My fashion love story goes way back. Clothes have always played a pivotal role in my life, from selecting my little white dress where I was adamant it wasn’t complete without a flashing crucifix to my 90’s adidas poppers and Kangol hat, and then later an obsession with anything and everything vintage. Fashion, for me, has always been a source of playfulness and experimentation, mixed with a touch of non-conformity.
I matured from Tammy Girl to Topshop, intermixed with thrifting at charity shops and vintage stores. The latter thanks in large part to my uni days spent in Glasgow.
Image: Wearing vintage, strolling the streets in NYC
As the years passed, my wardrobe grew and grew, mostly because I was incapable of throwing anything away. Probably in fear of it coming around again. Which it did – and always will.
Fast forward to living in London and working in advertising. As a creative strategist, I was fortunate to work on some cool campaigns for a range of clients, but always felt like something was missing. A greater purpose perhaps. Though it wasn’t until I took a break, spending time overseas in Australia and Asia, that that purpose began to take shape.
Image: Squeezing in sightseeing while working in Russia
After watching the 2015 documentary ‘The True Cost’, that uncovered the environmental dangers of the industry, as well as the human cost often felt, such as the Rana Plaza disaster where a Bangladesh garment factory collapsed in 2013 killing over 1,100 people, it stirred something within me. Before, I was definitely lacking a deeper understanding of the fashion industry, but I began to join the dots with everything from fashion’s impacts on the environment, to how we might transition towards circularity, and to the real stories behind who makes our clothes.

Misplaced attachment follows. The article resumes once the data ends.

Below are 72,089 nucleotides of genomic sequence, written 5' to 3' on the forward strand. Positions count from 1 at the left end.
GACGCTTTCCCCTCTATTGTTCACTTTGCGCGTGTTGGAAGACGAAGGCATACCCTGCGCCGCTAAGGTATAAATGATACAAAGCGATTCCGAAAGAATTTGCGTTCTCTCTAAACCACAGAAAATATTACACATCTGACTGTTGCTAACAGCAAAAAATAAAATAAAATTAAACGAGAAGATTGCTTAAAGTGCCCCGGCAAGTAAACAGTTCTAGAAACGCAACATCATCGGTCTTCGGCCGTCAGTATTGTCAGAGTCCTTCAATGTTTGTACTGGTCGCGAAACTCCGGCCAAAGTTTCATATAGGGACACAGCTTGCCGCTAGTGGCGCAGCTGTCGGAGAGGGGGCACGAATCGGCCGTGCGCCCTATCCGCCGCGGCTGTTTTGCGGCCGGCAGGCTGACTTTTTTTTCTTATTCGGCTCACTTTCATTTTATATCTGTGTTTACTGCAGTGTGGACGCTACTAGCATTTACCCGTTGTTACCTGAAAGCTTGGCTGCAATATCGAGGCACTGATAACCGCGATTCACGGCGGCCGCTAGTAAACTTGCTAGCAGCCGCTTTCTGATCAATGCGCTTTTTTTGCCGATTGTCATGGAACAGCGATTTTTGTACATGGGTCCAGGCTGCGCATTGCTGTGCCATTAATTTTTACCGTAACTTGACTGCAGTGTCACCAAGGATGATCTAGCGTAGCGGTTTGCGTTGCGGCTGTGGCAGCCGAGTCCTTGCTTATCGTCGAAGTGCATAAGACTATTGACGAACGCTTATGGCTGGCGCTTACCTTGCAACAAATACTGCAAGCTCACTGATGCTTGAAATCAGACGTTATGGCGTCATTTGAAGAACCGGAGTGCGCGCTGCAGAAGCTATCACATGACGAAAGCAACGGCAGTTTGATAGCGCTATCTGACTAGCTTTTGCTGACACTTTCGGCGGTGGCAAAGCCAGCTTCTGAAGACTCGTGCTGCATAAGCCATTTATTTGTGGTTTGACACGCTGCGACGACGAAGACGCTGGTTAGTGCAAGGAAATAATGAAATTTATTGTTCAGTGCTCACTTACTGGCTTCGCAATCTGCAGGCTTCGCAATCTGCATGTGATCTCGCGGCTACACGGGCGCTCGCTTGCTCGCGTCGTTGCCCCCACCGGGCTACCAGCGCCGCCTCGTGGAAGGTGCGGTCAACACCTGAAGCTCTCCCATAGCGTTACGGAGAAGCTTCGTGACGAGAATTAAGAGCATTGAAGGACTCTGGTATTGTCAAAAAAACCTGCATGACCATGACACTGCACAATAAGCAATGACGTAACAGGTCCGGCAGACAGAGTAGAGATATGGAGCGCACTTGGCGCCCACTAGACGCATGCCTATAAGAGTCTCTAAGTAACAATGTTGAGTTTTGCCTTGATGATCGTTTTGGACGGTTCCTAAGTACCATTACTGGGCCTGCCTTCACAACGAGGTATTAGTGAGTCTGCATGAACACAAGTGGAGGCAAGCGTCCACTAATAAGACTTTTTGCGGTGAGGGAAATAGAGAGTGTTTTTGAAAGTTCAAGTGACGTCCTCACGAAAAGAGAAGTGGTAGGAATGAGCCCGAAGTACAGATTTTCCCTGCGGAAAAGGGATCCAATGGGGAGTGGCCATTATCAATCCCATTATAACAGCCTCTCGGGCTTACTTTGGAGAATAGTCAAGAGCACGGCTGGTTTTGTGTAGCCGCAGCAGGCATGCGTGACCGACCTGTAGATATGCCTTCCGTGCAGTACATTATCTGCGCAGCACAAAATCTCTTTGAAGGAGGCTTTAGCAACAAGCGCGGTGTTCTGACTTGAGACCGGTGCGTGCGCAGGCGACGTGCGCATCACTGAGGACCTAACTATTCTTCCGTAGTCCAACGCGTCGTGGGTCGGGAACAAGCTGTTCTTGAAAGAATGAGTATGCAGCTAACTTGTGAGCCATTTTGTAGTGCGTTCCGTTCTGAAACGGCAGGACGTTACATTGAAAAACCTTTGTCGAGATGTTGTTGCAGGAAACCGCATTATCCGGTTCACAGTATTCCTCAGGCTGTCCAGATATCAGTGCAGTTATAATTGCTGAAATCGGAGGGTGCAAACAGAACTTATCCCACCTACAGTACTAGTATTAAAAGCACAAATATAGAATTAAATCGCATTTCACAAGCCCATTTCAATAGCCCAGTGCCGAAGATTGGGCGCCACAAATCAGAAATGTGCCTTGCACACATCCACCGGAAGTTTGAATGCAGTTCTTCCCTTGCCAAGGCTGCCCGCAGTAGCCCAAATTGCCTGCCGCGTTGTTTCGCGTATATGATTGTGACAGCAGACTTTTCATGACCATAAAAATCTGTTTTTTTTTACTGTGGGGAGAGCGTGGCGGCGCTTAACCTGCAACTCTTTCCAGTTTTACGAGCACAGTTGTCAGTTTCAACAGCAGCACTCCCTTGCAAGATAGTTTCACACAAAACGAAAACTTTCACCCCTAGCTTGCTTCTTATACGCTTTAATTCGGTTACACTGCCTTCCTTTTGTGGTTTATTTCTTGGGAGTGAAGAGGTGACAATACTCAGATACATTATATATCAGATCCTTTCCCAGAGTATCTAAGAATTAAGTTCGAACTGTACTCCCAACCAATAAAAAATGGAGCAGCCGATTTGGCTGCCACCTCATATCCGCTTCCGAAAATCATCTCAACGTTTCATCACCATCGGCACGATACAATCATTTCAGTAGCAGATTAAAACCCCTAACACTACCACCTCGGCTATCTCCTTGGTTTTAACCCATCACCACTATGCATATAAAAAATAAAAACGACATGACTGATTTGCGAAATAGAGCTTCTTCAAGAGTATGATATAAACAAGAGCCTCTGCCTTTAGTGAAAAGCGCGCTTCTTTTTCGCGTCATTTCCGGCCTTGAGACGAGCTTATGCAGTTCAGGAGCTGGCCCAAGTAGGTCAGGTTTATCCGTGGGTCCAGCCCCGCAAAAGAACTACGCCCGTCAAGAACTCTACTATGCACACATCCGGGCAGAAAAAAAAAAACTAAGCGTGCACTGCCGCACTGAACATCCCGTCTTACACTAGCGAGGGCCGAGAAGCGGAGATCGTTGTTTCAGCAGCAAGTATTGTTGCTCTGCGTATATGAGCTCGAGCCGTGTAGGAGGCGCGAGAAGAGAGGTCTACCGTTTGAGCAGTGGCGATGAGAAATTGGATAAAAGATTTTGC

It left me asking some big questions like, how can we get such pleasure and enjoyment from fashion, while at the same time causing such destruction to others? How could I continue to consume fashion in the same way ever again? And, if I thought this, then surely others would too. So I began researching and looking into possible alternatives.
What I found was that there were so many amazing fashion brands and designers out there, working tirelessly to create relevant fashion that’s able to debunk the tired, old stereotype of “eco-fashion.” However, it was time-consuming tracking them down online, scrolling through brand bio after brand bio, trying to find out whether they met with your specific values, as it’s clear there’s currently no one-size-fits-all approach to sustainability. It really comes down to the individual.
In fact, even the terminology can throw people, from ethical fashion, sustainable fashion, fair trade fashion, organic fashion, vegan fashion, minimal waste fashion, conscious, slow… And within each, there are so many more things to consider, such as the entire supply chain from the sourcing of materials to the treatment of workers, and so on. It doesn’t have to be but, it can end up being a very convoluted system, so how are consumers to know what to think? Especially if they don’t have the time or inclination to do the necessary background check. You can see how this can be confusing. And fashion shouldn’t be about trying to navigate a complicated world of terminology, certifications and the likes. For many, it’s a form of escapism, experimentation or just plain fun. You want to look good. So striking the right balance was crucial.